Mold lives on dead, decaying material and thrives in warm, damp moist places. Mold can also thrive outdoors. Outdoor mold is usually found in the brown patches of dead grass or on the decaying leaves of autumn. Those with mold allergies may experience a stuffy nose, itchy eyes, itchy skin or shortness of breath. Mold spore season begins in the spring, peaks in the summer and plateaus in the fall.
Mold is fungus that works to break down dead material and return nutrients to the environment. Mold grows by digesting plant or animal matter, such as leaves, wood, paper, dirt, and food and spreads by releasing tiny, lightweight spores that travel through the air.
Mold can also exist on foods. If you have a mold allergy, avoiding all exposure to mold may not be possible. However, you can reduce your risk of reaction by choosing your foods carefully. Check all foods for signs of mold before you eat them. Do not smell foods to see if they are spoiled because inhaling mold spores can set off an allergic reaction.
Common food sources of mold include:
- Vinegar and foods containing vinegar, such as salad dressing, catsup, and pickles
- Sour cream, sour milk, and buttermilk
- Meat or fish more than 24 hours old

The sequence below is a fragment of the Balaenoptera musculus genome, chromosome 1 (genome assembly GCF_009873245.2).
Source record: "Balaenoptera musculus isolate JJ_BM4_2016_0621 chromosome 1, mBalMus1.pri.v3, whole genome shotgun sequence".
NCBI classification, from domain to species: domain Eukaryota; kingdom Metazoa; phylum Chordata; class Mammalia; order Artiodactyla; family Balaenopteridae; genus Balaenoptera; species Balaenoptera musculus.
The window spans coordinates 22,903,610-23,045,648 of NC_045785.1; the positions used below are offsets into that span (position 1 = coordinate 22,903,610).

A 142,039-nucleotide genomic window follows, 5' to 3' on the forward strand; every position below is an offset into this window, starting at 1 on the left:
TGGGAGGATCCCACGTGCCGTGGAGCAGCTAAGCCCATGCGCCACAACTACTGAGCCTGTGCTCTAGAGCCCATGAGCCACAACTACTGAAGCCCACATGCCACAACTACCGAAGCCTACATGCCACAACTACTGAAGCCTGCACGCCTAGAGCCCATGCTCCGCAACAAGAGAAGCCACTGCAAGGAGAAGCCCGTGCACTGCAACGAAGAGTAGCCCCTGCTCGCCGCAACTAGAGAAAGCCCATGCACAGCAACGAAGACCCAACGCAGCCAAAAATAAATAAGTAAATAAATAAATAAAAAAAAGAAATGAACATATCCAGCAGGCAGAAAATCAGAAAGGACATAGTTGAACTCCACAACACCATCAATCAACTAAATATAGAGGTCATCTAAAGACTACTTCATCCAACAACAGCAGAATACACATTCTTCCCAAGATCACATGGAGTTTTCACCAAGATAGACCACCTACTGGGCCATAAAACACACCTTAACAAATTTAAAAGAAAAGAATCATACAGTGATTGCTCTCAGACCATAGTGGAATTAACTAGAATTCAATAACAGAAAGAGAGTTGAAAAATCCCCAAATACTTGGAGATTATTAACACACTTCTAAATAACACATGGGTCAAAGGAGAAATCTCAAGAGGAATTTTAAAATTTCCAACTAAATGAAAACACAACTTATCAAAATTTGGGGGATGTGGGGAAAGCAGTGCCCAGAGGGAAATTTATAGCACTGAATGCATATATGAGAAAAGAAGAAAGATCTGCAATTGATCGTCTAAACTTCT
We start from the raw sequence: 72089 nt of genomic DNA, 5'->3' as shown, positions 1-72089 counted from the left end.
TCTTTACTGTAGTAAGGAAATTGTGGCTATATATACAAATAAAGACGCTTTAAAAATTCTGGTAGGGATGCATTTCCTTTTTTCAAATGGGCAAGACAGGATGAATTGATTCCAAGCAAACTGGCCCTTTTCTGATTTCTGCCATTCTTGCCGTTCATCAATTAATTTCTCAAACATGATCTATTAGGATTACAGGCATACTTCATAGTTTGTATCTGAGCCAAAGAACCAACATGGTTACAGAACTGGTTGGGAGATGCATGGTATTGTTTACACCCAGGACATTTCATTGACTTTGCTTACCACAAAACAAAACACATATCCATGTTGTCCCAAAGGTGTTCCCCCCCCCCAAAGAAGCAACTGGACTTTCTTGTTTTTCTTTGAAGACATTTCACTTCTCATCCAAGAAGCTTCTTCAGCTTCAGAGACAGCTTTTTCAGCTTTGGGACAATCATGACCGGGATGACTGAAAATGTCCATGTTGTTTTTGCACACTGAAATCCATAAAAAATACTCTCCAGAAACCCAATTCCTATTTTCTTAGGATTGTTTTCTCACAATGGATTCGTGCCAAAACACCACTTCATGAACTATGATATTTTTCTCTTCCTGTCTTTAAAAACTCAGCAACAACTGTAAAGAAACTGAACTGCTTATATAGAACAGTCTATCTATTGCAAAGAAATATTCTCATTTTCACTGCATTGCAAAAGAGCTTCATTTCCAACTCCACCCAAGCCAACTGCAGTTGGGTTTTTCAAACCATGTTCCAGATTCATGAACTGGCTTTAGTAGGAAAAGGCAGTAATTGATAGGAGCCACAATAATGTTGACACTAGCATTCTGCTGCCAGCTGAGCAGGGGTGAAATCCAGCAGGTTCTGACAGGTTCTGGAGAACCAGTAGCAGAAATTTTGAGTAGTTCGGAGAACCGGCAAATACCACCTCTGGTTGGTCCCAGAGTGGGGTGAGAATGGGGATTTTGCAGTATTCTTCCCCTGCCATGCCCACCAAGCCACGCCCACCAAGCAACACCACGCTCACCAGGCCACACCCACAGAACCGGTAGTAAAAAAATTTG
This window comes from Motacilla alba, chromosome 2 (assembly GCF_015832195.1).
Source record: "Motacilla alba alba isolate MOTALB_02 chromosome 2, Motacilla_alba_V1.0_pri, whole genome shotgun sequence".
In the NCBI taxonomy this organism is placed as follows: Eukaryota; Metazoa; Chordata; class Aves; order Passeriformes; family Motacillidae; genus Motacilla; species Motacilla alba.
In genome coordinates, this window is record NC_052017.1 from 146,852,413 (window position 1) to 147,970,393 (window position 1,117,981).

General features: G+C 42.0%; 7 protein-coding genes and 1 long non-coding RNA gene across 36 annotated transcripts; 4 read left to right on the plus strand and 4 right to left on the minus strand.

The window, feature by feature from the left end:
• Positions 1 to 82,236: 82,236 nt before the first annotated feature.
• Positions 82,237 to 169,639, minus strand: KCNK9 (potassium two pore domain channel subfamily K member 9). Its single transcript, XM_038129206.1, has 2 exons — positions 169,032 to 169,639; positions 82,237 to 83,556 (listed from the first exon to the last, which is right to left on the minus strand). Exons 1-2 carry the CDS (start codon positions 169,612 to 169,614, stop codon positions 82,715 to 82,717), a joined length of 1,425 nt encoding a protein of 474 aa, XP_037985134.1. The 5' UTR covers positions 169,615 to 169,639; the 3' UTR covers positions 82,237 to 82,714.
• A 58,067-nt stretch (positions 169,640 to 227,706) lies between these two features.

- Breads and other food made with yeast
- Pickled and smoked meats and fish
- Dried fruits such as dates, prunes, figs, and raisins
- Soy sauce
- Hot dogs, sausages
- Canned juices
Mold need food and water sources in order to thrive usually in the form of carbohydrate materials, such as wood or cellulose. Mold grows in units called mycelium and reproduce through the formation of spores which frequently become airborne can cause allergic disease.
People can develop fungal infections of various types, especially those with compromised immune systems. Molds are also well known to cause various allergic diseases, such as allergic rhinitis and allergic asthma.
The following are common types of airborne mold spores:
- Alternaria: outdoor mold; can be associated with severe asthma.
- Cladosporium: the most common airborne outdoor mold.
- Aspergillus: indoor and outdoor mold; also associated with allergic bronchopulmonary aspergillosis.
- Penicillium: indoor mold; not associated with antibiotic allergy.
- Helminthosporum: found in warmer climates.
- Epicoccum: found in grassland and agricultural areas.
- Fusarium: found on rotting plants.
- Aureobasidium: outdoor mold, usually found on paper, lumber and painted surfaces.
- Phoma: outdoor mold, common during wet periods.
- Smuts: found in agricultural areas.
- Rhizopus and Mucor: found on decaying leaves and damp indoor areas. Airborne forms of these molds are less common.
- Yeasts: found during wet periods in agricultural areas.